I’m knee-deep into the Knight Fellowship (more on that in October) so I’ve been scarce…
Keynote: Digital Empowerment for the Real World: Using Social Media, Creating Social Change Speaker: Latoya…
Tuesday, February 28th
Lecture: “Change Activists: Women/Civil Rights”
I’m still actually tweaking this lecture, so the title will change before I present it next week, but I am the closing speaker for Black History Month, and the opening speaker for Women’s History Month. The themes they asked me to intertwine are Black Women in American History and Culture and Women Enacting Change, so I’m doing “The Rebellious Women’s Guide to American History” which I think covers all the bases. It also allows me to explore some of the hidden stories behind events, so I want to look at things like the Zora Neale Hurston being initially outside of the canon of Harlem Renaissance, Ella Bakers strong challenges civil rights leaders over sexism and other topics, Flo Kennedy and Shirley Chislom’s race-gender tightrope, and why no one knows Yuri Kochiyama was with Malcolm X when he was murdered.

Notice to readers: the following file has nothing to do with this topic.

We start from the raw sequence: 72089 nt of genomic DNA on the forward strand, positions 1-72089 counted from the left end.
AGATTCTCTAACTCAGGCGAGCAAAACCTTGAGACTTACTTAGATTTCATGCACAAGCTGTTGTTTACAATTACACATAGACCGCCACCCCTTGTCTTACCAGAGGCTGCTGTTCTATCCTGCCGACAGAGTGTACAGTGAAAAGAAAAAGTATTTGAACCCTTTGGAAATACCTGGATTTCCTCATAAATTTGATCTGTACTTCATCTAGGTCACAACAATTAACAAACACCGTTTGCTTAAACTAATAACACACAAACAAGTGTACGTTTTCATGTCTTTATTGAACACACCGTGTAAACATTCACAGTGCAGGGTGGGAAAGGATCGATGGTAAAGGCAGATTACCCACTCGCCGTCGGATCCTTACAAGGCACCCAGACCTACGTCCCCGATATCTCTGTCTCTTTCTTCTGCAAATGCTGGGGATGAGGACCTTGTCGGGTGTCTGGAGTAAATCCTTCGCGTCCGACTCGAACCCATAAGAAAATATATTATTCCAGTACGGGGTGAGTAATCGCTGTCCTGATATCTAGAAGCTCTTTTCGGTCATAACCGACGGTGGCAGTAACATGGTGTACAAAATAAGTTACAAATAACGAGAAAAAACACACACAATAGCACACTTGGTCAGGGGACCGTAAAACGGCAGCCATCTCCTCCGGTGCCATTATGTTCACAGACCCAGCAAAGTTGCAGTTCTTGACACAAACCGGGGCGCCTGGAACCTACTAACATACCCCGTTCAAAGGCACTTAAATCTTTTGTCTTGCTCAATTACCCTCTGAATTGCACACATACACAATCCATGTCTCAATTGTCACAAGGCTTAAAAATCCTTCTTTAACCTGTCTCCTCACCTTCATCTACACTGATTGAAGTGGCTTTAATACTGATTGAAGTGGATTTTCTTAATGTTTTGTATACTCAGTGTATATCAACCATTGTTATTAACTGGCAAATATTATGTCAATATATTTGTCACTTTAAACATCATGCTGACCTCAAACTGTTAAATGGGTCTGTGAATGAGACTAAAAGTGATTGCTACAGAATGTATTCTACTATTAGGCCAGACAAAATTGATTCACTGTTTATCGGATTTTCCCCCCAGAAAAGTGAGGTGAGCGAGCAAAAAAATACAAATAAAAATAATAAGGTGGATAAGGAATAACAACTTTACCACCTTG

Location: U Mass Dartmouth, Rhode Island
18 Johnny Cake Hill
New Bedford, MA 02740
Since this is a conversation, I’m not sure what exactly is going to be said, but here’s the description the Asian American Writers Workshop sent over to me:
Provocative in theme and format (we want to avoid the traditional academic panel), this five-part event series is scheduled to take place in late February and March 2012 with topics ranging from “the L.A. Uprising” to “White Identity” to “Race and Comedy.” The events will be historically situated, feature smart guests revisiting period-specific events through multimedia presentations, and bring together a diverse line-up of thinkers, artists, musicians, and writers. […]
I do hope you might be interested and available to participate in the series by appearing at an event entitled “What do we talk about when we talk about race?” which will open with 2-3 minute reflections/exhibit of cultural artifacts of the post-1989 era, including segments on “ebonics”, “political correctness,” and David Horowitz’s “Ten Reasons Why Reparations is a Bad Idea and Racist Too.” This will be followed by a panel on the new frontier of the language of race and multiculturalism and how new technologies (like the Internet) has changed/not changed the conversation.
TBD, but I believe its the PowerHouse Arena in DUMBO (Brooklyn, New York).
Read the Post Speaking Line-Up: Dartmouth, MIT, Duke, Asian American Writers Workshop, SXSW, Ohio State, NABJ